We continue our weekly review of the covers from the books we read last week - and this week is another surprisingly good week - no covers we hate, no twisted spines. A couple which are a bit plain and maybe a couple that just fail to fully convey what is within (which is, in most cases, a prime flaw)
Maybe the covers in the genre are getting better?
The Last Werewolf by Glenn Duncan
Simple, bold, striking, beautiful. What more can be said? It reminds me very strongly of Flesh and Blood by Daniel Dersh. In fact, that is telling, because I believe these striking, abstract, figureless covers with their dramatic monochromes and without a central image tend to be something I see far more from male authors than female authors (I think Ben Aaronovitch has produced similar) - makes me cast a curious eye at the publishers for this pattern.
The Remaining (The Remaining #1) by D.J. Molles
Yeah, this cover doesn’t work for me. The flag, the soldier - I know why they’re there, they are both very important links to the themes of the novel - but if I were shopping and saw this cover I’d think “ridiculously hyper-patriotic American war novel”. Even the destroyed buildings in the distance (and they aren’t even very clearly destroyed) speak more of a soldier in a war zone fighting for Apple Pie or whatever the simplistic slogan is these days.
The Furies by Mark Alpert
I think that The Furies is actually a beautiful cover. There is as woman in the form of a shadow making her way through a forest. It implies that she is mysterious and makes the viewer wonder what her story is. The setting sun implies that something ominous is on its way as well. The cover suggests to the reader that they can even make up their own ideas about what is going on. I suppose the best way to describe this cover is evocative.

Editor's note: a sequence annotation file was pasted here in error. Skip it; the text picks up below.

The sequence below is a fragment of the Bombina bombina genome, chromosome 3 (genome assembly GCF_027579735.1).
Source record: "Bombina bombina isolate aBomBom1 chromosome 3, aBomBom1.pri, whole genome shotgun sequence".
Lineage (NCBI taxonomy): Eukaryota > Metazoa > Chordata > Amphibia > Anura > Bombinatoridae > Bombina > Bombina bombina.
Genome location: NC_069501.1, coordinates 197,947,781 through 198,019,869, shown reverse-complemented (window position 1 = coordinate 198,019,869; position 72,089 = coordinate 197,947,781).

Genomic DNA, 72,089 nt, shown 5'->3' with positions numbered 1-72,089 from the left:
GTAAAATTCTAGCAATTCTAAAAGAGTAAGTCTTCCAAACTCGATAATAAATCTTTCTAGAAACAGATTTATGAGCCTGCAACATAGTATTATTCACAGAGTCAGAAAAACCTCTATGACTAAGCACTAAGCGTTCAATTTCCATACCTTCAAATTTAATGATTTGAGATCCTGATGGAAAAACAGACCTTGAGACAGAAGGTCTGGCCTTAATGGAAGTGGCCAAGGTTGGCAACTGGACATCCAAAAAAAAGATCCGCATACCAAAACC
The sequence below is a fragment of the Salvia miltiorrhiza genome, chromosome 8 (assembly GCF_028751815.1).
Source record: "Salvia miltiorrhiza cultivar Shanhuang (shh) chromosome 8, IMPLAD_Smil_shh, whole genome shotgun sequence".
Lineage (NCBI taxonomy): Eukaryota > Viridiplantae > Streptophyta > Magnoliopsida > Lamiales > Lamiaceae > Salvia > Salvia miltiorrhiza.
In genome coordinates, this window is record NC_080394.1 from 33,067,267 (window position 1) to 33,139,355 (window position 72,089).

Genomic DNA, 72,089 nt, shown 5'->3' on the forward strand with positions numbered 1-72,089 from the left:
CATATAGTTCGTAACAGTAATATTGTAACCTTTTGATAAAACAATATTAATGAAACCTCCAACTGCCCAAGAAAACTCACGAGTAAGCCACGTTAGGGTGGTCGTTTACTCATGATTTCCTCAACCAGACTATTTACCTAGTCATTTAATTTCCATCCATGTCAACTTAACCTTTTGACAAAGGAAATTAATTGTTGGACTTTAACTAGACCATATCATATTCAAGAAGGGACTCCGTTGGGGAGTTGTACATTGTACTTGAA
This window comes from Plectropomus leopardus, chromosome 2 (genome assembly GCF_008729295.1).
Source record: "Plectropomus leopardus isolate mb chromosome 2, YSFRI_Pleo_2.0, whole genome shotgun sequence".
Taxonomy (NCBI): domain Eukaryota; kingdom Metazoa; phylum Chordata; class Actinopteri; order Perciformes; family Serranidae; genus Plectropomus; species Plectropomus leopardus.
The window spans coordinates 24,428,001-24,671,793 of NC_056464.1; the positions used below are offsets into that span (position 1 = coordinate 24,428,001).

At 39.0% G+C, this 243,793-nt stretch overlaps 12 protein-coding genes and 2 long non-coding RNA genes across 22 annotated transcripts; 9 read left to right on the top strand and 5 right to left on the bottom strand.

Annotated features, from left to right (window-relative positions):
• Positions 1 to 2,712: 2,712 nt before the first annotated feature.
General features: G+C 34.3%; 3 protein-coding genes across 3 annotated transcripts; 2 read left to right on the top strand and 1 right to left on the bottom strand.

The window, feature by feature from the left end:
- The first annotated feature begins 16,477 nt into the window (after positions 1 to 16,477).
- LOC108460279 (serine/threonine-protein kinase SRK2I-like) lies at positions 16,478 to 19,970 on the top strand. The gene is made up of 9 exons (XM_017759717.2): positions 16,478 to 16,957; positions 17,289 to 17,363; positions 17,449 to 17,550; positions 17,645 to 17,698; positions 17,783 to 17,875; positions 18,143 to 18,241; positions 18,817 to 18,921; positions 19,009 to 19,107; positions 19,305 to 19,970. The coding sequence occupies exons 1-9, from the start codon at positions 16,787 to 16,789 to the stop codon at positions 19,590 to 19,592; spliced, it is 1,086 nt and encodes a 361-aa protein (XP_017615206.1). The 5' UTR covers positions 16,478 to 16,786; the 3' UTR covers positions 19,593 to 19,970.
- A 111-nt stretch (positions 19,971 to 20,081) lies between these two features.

The Kraken King by Meljean Brook
I think it’s partly because it’s awfully simplistic, almost childish, but also because the book is Steampunk. Steampunk is usually very much about the aesthetic and the style - ok, not so much in Meljean Brook’s series, I admit and the dirigible is very evocative of the genre - but this is still a genre that has a lot of beauty to it - and a lot of beautiful covers. This seems… plain. The genre has these powerful expectations that seem missing here. It's not that I dislike the cover - I just miss the style (Renee disagrees)
The Seven Kinds of Hell (Fangborn #1) by Dana Cameron
What I like about the cover of The Seven Kinds of Hell is that we are treated to a female form which isn't contorted into some ridiculous pose, baring her midriff and offering the viewer T&A. This is a woman you could actually see walking down the street. In the distance there is werewolves and destruction implying that all is not as normal as it seems. All in all this is one of the better covers for a werewolf book that I've seen in a while.